- In addition, Bloomberg ETF analyst Eric Balchunas revealed that BlackRock’s IBIT and Fidelity’s FBTC witnessed the best initial 30-day performances for any ETF in the United States over the past 30 years.
- Despite the impressive inflows these investment products have witnessed in their first month of launch, Valkyrie’s CIO Steven McClurg believes some of them will not pass the test of time. Speaking in an interview this week, McClurg predicted these products to reduce to eight or seven.
The US struggles to find clarity
- Meanwhile, regulatory struggles in the U.S. persisted this week. In a bid to find clarity, the U.S. SEC adopted a set of two new rules that would mandate liquidity providers on defi protocols to register with the SEC.
- According to the regulatory agency, these rules would apply to liquidity providers that deal on assets considered securities. However, it would only affect entities with over $50 million worth of assets. The rule set attracted backlash.
- Lawmakers in the U.S. sent a letter to Janet Yellen, the Secretary of the Treasury, replying to her demand for stricter regulations for the crypto industry. The members of Congress called attention to the limitations of the Howey Test for the nascent industry.
- In an interview on Feb. 7, U.S. House of Rep. member Maxine Waters revealed that lawmakers in the country are moving closer to reaching a consensus regarding the regulation of stablecoins in the country.
Genesis settles with NY Attorney General
- Genesis, the bankrupt crypto lending firm, reached a settlement with New York Attorney General Letitia James in the case involving customer losses in Gemini’s Earn program.
- As part of the agreement, customers of the now-defunct cryptocurrency earning program would receive a settlement for their losses. Genesis would also settle its creditors. These terms would be approved by a bankruptcy judge.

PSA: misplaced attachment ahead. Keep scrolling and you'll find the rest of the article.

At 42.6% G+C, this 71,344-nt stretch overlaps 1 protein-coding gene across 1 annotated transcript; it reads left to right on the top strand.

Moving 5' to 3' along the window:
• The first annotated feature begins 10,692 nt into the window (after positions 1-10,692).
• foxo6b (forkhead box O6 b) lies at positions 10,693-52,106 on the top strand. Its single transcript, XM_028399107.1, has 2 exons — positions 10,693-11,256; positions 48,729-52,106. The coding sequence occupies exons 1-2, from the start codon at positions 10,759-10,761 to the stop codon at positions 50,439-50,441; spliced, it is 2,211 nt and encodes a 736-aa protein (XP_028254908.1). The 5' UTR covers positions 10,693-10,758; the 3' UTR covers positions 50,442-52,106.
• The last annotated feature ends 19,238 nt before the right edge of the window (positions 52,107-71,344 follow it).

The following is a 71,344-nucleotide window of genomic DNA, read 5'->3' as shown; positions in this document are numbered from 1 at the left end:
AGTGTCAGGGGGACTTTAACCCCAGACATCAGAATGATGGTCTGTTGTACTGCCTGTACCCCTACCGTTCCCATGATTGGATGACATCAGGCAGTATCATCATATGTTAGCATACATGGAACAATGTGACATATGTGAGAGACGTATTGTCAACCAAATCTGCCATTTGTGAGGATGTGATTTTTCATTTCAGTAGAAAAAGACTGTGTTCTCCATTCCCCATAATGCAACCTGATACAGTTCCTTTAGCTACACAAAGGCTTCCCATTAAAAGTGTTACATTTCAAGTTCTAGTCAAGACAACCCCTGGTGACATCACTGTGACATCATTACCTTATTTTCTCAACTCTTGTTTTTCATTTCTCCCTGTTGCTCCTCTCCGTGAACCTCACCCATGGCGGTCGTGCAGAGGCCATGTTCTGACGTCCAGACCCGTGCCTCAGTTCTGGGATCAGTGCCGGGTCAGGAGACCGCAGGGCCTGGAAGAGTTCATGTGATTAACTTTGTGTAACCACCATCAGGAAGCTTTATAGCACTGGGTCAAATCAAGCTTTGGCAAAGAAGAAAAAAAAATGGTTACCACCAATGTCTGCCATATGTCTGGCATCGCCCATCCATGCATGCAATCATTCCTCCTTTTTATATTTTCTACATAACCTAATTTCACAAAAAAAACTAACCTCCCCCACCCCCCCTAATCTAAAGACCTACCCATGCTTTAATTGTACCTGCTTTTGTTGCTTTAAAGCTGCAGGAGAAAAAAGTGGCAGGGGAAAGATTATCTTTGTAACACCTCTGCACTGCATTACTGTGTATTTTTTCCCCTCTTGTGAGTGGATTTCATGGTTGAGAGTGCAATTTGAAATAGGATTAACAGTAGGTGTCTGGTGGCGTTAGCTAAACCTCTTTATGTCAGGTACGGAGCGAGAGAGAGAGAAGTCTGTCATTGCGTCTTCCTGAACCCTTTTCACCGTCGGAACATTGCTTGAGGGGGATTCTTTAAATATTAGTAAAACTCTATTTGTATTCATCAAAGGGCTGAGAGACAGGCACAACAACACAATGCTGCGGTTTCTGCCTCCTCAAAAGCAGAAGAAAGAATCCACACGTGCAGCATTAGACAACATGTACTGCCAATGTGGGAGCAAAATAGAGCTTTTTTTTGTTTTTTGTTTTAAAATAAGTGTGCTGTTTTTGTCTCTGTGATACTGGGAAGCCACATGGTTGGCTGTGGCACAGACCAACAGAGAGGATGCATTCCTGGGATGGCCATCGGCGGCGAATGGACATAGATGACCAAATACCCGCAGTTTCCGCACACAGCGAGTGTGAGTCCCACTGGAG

- Shortly after the disclosure of these settlement terms, the New York Attorney General extended the lawsuit against Genesis and its parent company Digital Currency Group to $3 billion. The initial lawsuit accused the companies of fraud amounting to $1 billion.
Global regulatory affairs
- The global scene also witnessed a resurgence of regulatory efforts and enforcement actions. Reports from Feb. 7 confirmed that Uzbekistan would fine Binance for operating in the country without a license. The fine amounts to 102 million soms, worth $8,200.
- Interestingly, the Securities and Futures Commission (SFC) of Hong Kong warned consumers of a crypto-focused scam scheme connected to the prominent crypto exchange MEXC. The police also blocked MEXC’s website in the region.
Craig Wright vs COPA
- The legal case between Craig Wright, the self-acclaimed Bitcoin founder, and non-profit crypto organization Crypto Open Patent Alliance (COPA), began this week.
- On the second day of the court proceedings, COPA alleged that Wright had forged the Bitcoin origin document he presented in the court. According to the organization, the 08 numerals in the year “2008” were visibly smaller than the 20 numerals. Wright denied forging the document.
- Meanwhile, on the third day of the trial, Wright presented a second document relating to Bitcoin Cash from 2008, as he persisted in proving that he is Satoshi Nakamoto. This document’s metadata appeared to be genuine.
- COPA presented multiple evidence to prove that several documents presented by Wright were forged. On day four, Wright conceded that he indeed forged some of the documents, but blamed other individuals for the forgery.